Grandmothers and Godmothers in analysis and analytics

The other day, I noticed this enigmatic tweet from Namita Nandakumar (link):

I was delighted to see this announcement and the queries it brought about. Namita’s news seemed a long way from the slow writing process discussed by Anastasia Miari’s Grand Dishes project. “Grand Dishes is a cookbook that preserves; an interaction between generations, a sharing of stories most powerfully told through the recipes that have seasoned these grandmothers’ lives” (link).

The juxtaposition of Namita and Anastasia was brought into focus by Anastasia’s post on Medium (link). In it, Anastasia describes the way conversations about cooking have led to other thoughts about life experiences. She observed the Grand Dishes project began as a personal project “to finally gather all of my Greek grandmother’s recipes interspersed with her insights on life (sometimes philosophical, other times blunt and cutting). After discussing the idea with my best friend Iska Lupton, whose German granny is equally gifted in the kitchen, we set about cooking with as many grandmothers as we could find” (link).

The tweet and the post set me off thinking about how what we do in analytics now might help us celebrate the achievements of the grandmothers and godmothers who established practices that have become part of who we are and will be. I have tried to write about some of these early figures in our history but I am mindful of how little we know about them and the gender equity issues they faced as they sought to analyse performance (link). Anastasia’s post indicated the kind of conversations we might have had with those pioneers in the 1930s as they sought to research a gender charged debate about whom may play what game and in what format.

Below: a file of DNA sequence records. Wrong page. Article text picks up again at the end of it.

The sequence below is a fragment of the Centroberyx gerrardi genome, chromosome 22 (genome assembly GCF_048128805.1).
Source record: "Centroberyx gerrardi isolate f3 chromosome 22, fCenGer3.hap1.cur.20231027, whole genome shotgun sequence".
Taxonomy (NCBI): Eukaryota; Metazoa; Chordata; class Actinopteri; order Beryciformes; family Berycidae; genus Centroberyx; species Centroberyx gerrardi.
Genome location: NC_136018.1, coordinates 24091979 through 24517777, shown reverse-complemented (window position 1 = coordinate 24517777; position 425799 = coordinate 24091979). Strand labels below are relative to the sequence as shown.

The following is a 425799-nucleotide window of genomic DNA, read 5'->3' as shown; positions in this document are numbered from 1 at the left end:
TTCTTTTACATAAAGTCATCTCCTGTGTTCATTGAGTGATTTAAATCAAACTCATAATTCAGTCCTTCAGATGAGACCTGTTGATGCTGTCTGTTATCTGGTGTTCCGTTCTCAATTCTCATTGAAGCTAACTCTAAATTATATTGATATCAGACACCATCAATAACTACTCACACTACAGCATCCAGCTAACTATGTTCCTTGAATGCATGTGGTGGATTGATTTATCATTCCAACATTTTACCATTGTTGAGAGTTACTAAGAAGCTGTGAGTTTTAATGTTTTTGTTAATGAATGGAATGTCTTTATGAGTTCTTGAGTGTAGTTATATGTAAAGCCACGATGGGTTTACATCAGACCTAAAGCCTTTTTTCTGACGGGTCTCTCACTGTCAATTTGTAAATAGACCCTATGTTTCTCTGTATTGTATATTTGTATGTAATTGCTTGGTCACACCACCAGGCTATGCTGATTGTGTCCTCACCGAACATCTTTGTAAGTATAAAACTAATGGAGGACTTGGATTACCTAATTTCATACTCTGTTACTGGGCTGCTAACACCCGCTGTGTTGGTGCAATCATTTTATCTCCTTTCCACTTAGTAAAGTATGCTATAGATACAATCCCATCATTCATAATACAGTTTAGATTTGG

We have more and more women in senior roles in analytics. Anastasia’s cookbook exploration provides a fascinating example of how we might celebrate the lives of those women who are transforming our practice (link). Namita’s tweet reminds us that there are other ways to share changes, how we might aggregate these and have a record of our provenance.

Photo Credits

Grandma (Anastasia Miari, Medium)

Western College on College Day 1912 (Miami University Libraries, no known copyright restrictions)


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